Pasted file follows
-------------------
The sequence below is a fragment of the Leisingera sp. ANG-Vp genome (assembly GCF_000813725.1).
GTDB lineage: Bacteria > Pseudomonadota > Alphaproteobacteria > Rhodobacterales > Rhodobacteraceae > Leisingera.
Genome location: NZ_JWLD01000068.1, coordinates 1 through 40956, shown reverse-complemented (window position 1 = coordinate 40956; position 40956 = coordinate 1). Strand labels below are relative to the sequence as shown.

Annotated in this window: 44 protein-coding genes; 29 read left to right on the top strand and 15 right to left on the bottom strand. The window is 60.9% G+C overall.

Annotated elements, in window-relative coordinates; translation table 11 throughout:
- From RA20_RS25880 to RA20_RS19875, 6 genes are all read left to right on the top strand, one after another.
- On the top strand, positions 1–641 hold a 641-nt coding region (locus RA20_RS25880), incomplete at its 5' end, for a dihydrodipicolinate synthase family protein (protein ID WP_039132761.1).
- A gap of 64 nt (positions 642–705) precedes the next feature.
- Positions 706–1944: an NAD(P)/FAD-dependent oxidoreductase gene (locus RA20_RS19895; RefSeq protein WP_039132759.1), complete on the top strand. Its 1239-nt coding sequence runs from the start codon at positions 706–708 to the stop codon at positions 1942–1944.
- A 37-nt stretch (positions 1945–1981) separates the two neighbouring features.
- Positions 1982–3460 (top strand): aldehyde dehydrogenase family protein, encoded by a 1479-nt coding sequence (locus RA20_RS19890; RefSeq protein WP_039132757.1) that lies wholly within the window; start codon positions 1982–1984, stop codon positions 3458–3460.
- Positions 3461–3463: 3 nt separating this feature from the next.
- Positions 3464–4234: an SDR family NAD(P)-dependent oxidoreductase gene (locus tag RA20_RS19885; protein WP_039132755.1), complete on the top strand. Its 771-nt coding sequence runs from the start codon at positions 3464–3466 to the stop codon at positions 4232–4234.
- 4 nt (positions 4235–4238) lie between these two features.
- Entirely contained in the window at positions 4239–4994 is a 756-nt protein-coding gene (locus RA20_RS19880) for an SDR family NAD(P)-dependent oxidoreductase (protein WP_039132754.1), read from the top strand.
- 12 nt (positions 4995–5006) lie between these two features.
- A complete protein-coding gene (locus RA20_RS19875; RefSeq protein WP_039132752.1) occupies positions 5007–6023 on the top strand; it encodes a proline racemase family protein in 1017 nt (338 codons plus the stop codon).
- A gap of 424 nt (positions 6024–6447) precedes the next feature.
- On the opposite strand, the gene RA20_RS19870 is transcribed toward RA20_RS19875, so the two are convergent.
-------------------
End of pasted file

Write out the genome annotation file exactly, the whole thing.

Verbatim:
The sequence below is a fragment of the Leisingera sp. ANG-Vp genome (assembly GCF_000813725.1).
GTDB lineage: Bacteria > Pseudomonadota > Alphaproteobacteria > Rhodobacterales > Rhodobacteraceae > Leisingera.
Genome location: NZ_JWLD01000068.1, coordinates 1 through 40956, shown reverse-complemented (window position 1 = coordinate 40956; position 40956 = coordinate 1). Strand labels below are relative to the sequence as shown.

Annotated in this window: 44 protein-coding genes; 29 read left to right on the top strand and 15 right to left on the bottom strand. The window is 60.9% G+C overall.

Annotated elements, in window-relative coordinates; translation table 11 throughout:
- From RA20_RS25880 to RA20_RS19875, 6 genes are all read left to right on the top strand, one after another.
- On the top strand, positions 1–641 hold a 641-nt coding region (locus RA20_RS25880), incomplete at its 5' end, for a dihydrodipicolinate synthase family protein (protein ID WP_039132761.1).
- A gap of 64 nt (positions 642–705) precedes the next feature.
- Positions 706–1944: an NAD(P)/FAD-dependent oxidoreductase gene (locus RA20_RS19895; RefSeq protein WP_039132759.1), complete on the top strand. Its 1239-nt coding sequence runs from the start codon at positions 706–708 to the stop codon at positions 1942–1944.
- A 37-nt stretch (positions 1945–1981) separates the two neighbouring features.
- Positions 1982–3460 (top strand): aldehyde dehydrogenase family protein, encoded by a 1479-nt coding sequence (locus RA20_RS19890; RefSeq protein WP_039132757.1) that lies wholly within the window; start codon positions 1982–1984, stop codon positions 3458–3460.
- Positions 3461–3463: 3 nt separating this feature from the next.
- Positions 3464–4234: an SDR family NAD(P)-dependent oxidoreductase gene (locus tag RA20_RS19885; protein WP_039132755.1), complete on the top strand. Its 771-nt coding sequence runs from the start codon at positions 3464–3466 to the stop codon at positions 4232–4234.
- 4 nt (positions 4235–4238) lie between these two features.
- Entirely contained in the window at positions 4239–4994 is a 756-nt protein-coding gene (locus RA20_RS19880) for an SDR family NAD(P)-dependent oxidoreductase (protein WP_039132754.1), read from the top strand.
- 12 nt (positions 4995–5006) lie between these two features.
- A complete protein-coding gene (locus RA20_RS19875; RefSeq protein WP_039132752.1) occupies positions 5007–6023 on the top strand; it encodes a proline racemase family protein in 1017 nt (338 codons plus the stop codon).
- A gap of 424 nt (positions 6024–6447) precedes the next feature.
- On the opposite strand, the gene RA20_RS19870 is transcribed toward RA20_RS19875, so the two are convergent.